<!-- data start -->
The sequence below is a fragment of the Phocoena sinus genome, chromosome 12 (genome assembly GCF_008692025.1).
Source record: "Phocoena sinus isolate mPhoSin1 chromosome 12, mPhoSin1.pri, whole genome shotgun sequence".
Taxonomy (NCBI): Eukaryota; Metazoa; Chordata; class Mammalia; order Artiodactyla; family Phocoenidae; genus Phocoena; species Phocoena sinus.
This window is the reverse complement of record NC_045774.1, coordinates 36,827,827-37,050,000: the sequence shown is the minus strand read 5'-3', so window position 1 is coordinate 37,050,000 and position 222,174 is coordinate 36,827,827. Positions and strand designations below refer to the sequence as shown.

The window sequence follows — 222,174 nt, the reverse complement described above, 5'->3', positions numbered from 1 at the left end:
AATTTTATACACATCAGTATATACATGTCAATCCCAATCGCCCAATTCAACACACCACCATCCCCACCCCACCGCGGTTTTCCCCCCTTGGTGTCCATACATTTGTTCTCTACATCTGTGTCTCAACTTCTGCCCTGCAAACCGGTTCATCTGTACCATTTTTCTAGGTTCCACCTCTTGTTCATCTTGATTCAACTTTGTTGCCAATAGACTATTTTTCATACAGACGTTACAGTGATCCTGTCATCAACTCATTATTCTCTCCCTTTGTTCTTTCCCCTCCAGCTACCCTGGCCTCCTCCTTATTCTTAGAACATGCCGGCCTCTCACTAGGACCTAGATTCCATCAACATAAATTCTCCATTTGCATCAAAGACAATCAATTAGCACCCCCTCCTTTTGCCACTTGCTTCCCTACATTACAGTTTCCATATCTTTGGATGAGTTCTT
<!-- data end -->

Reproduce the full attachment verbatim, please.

The sequence below is a fragment of the Phocoena sinus genome, chromosome 12 (genome assembly GCF_008692025.1).
Source record: "Phocoena sinus isolate mPhoSin1 chromosome 12, mPhoSin1.pri, whole genome shotgun sequence".
Taxonomy (NCBI): Eukaryota; Metazoa; Chordata; class Mammalia; order Artiodactyla; family Phocoenidae; genus Phocoena; species Phocoena sinus.
This window is the reverse complement of record NC_045774.1, coordinates 36,827,827-37,050,000: the sequence shown is the minus strand read 5'-3', so window position 1 is coordinate 37,050,000 and position 222,174 is coordinate 36,827,827. Positions and strand designations below refer to the sequence as shown.

The window sequence follows — 222,174 nt, the reverse complement described above, 5'->3', positions numbered from 1 at the left end:
AATTTTATACACATCAGTATATACATGTCAATCCCAATCGCCCAATTCAACACACCACCATCCCCACCCCACCGCGGTTTTCCCCCCTTGGTGTCCATACATTTGTTCTCTACATCTGTGTCTCAACTTCTGCCCTGCAAACCGGTTCATCTGTACCATTTTTCTAGGTTCCACCTCTTGTTCATCTTGATTCAACTTTGTTGCCAATAGACTATTTTTCATACAGACGTTACAGTGATCCTGTCATCAACTCATTATTCTCTCCCTTTGTTCTTTCCCCTCCAGCTACCCTGGCCTCCTCCTTATTCTTAGAACATGCCGGCCTCTCACTAGGACCTAGATTCCATCAACATAAATTCTCCATTTGCATCAAAGACAATCAATTAGCACCCCCTCCTTTTGCCACTTGCTTCCCTACATTACAGTTTCCATATCTTTGGATGAGTTCTT